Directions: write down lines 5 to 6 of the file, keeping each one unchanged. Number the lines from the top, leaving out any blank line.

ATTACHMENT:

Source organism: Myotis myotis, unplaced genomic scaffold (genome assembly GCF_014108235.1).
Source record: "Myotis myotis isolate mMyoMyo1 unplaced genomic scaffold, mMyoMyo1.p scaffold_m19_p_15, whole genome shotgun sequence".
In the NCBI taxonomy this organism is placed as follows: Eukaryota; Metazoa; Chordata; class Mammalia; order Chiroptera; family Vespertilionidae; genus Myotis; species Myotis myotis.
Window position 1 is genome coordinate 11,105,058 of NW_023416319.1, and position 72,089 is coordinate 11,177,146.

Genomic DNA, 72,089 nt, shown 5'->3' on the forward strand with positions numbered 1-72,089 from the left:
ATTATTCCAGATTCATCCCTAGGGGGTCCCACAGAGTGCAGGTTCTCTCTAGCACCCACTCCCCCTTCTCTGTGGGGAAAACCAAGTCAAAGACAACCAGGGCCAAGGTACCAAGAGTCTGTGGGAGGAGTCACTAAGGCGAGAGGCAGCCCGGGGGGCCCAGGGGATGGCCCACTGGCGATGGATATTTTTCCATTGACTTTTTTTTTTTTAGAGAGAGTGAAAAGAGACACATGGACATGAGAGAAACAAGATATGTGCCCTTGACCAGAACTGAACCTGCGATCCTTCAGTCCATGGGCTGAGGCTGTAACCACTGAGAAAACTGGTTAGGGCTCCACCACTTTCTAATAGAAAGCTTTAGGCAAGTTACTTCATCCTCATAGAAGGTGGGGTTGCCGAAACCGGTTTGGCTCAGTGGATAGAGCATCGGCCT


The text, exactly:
Genomic DNA, 72,089 nt, shown 5'->3' on the forward strand with positions numbered 1-72,089 from the left:
ATTATTCCAGATTCATCCCTAGGGGGTCCCACAGAGTGCAGGTTCTCTCTAGCACCCACTCCCCCTTCTCTGTGGGGAAAACCAAGTCAAAGACAACCAGGGCCAAGGTACCAAGAGTCTGTGGGAGGAGTCACTAAGGCGAGAGGCAGCCCGGGGGGCCCAGGGGATGGCCCACTGGCGATGGATATTTTTCCATTGACTTTTTTTTTTTTAGAGAGAGTGAAAAGAGACACATGGACATGAGAGAAACAAGATATGTGCCCTTGACCAGAACTGAACCTGCGATCCTTCAGTCCATGGGCTGAGGCTGTAACCACTGAGAAAACTGGTTAGGGCTCCACCACTTTCTAATAGAAAGCTTTAGGCAAGTTACTTCATCCTCATAGAAGGTGGGGTTGCCGAAACCGGTTTGGCTCAGTGGATAGAGCATCGGCCT